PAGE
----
No cookie-cutter houses here …
If architecture is the art and science of erecting buildings, what happens when you add imagination to the mix? Well, you get some pretty unusual — and funny-looking — homes. Which one of these would you like to live in?
• The Haines Shoe House
This home is the stuff of fairy tales. Located in Hellam, Pennsylvania, it was built in 1948 by Col. Mahlon “Shoe Wizard” Haines as a sales gimmick to promote his shoe empire. It measures 48 feet long, 17 feet across at its widest and stands 25 feet tall. Inside, you’ll find a five-level home with three bedrooms, two bathrooms, a kitchen and a living room. The new owners offer tours, where you can stop for an ice cream cone in the sole!
• The Flintstone House
The locals call it The Flintstone House, but Faux Flintstone would be a better description. Designed by artist Norah Pierson, this polyurethane-foam creation blends into the sandstone cliffs in Lamy, New Mexico. For the camouflage about 10,000 pounds of foam was sprayed over conventional frame-and-cinder-block construction. Looks funny, but the foam helps control the temperature inside. Yabadabadoo!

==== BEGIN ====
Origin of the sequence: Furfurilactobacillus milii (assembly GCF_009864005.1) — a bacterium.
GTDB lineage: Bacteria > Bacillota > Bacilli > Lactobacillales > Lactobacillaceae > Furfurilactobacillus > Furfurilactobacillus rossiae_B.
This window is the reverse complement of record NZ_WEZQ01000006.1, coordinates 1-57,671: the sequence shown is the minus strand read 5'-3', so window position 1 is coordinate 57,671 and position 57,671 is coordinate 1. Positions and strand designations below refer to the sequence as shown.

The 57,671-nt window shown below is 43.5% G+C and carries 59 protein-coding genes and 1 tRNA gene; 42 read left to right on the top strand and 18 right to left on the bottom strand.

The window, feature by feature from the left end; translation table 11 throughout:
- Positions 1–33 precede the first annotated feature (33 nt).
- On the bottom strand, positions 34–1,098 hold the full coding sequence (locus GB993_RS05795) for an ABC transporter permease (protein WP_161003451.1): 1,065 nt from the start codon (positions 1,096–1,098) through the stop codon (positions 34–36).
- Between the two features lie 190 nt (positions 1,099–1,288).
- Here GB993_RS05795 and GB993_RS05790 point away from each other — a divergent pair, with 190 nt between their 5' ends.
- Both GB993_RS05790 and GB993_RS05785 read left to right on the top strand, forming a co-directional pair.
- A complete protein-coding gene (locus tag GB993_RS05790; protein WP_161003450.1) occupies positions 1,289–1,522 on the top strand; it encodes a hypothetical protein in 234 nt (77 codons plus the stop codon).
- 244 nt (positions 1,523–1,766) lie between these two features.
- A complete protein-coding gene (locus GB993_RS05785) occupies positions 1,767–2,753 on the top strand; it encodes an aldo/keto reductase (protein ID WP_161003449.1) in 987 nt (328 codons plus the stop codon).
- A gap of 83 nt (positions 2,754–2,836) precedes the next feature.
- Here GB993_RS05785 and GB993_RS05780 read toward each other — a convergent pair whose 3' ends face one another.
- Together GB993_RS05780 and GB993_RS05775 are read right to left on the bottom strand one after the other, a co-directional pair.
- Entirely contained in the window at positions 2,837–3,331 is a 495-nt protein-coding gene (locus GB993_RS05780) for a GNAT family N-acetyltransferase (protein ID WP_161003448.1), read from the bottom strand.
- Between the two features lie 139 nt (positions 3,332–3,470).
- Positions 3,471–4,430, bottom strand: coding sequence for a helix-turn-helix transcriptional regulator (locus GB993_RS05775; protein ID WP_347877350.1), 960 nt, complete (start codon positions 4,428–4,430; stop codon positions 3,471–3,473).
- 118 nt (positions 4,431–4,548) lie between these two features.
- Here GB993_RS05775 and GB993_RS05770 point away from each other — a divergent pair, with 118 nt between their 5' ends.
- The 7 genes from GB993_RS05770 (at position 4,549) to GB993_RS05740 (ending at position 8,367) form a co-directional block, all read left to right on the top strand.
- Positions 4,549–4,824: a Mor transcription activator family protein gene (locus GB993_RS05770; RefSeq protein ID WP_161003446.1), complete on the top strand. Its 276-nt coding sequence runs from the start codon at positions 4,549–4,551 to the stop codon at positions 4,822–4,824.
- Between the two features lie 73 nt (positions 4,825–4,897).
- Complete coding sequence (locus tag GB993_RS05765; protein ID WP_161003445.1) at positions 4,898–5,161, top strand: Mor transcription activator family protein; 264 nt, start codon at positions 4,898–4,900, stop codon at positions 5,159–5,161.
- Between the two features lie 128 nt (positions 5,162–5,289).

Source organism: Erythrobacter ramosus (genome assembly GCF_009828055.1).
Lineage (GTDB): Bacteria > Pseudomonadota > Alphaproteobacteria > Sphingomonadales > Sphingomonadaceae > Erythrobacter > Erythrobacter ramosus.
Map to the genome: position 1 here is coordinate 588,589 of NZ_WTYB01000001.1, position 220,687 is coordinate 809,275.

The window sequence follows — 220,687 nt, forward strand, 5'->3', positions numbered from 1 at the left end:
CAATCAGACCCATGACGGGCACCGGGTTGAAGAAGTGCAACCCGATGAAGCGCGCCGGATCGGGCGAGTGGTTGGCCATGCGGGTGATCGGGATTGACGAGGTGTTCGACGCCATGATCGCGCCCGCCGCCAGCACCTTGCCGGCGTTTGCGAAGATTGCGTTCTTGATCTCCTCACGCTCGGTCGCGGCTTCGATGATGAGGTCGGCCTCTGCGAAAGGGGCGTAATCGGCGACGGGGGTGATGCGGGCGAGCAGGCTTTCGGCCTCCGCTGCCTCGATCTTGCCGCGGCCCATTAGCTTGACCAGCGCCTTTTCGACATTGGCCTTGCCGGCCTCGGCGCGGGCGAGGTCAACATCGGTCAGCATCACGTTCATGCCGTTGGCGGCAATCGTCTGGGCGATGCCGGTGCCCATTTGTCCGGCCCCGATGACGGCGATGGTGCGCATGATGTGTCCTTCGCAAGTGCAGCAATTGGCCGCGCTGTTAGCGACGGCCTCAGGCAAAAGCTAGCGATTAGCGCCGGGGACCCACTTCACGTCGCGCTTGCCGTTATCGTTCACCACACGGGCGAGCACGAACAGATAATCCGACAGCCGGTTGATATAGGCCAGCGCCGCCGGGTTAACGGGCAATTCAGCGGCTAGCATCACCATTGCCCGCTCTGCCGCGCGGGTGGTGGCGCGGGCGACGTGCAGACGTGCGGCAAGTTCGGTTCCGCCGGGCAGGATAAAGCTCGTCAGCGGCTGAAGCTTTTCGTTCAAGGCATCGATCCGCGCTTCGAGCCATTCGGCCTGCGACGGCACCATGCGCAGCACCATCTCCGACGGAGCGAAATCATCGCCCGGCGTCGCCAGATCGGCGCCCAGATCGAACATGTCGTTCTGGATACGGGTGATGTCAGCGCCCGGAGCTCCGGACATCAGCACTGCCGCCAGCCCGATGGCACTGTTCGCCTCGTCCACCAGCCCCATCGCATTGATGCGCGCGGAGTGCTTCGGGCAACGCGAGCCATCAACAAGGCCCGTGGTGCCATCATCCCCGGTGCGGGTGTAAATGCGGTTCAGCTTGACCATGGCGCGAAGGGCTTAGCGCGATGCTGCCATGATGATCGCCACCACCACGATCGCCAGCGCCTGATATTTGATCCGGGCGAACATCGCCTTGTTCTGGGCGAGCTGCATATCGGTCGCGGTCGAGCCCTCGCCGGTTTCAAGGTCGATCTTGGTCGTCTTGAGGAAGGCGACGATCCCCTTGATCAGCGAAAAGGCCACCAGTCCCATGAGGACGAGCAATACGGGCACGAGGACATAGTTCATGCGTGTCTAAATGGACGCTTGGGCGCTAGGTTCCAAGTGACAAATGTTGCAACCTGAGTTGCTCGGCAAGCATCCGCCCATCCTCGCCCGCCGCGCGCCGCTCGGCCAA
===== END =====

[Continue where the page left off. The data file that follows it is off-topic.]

• The Half House
This tiny house at 302 Park Ave. in Charlevoix, Michigan, is the smallest of several Hobbit-like homes built by Earl Young beginning in the late 1930s. The whimsical residences, whose wavy overhanging shingled roofs give them the look of mushrooms, fit Young just right — the real estate developer was just 5-feet-4. The homes are hot sellers when they occasionally come on the market. Just don’t invite the basketball team over for dinner!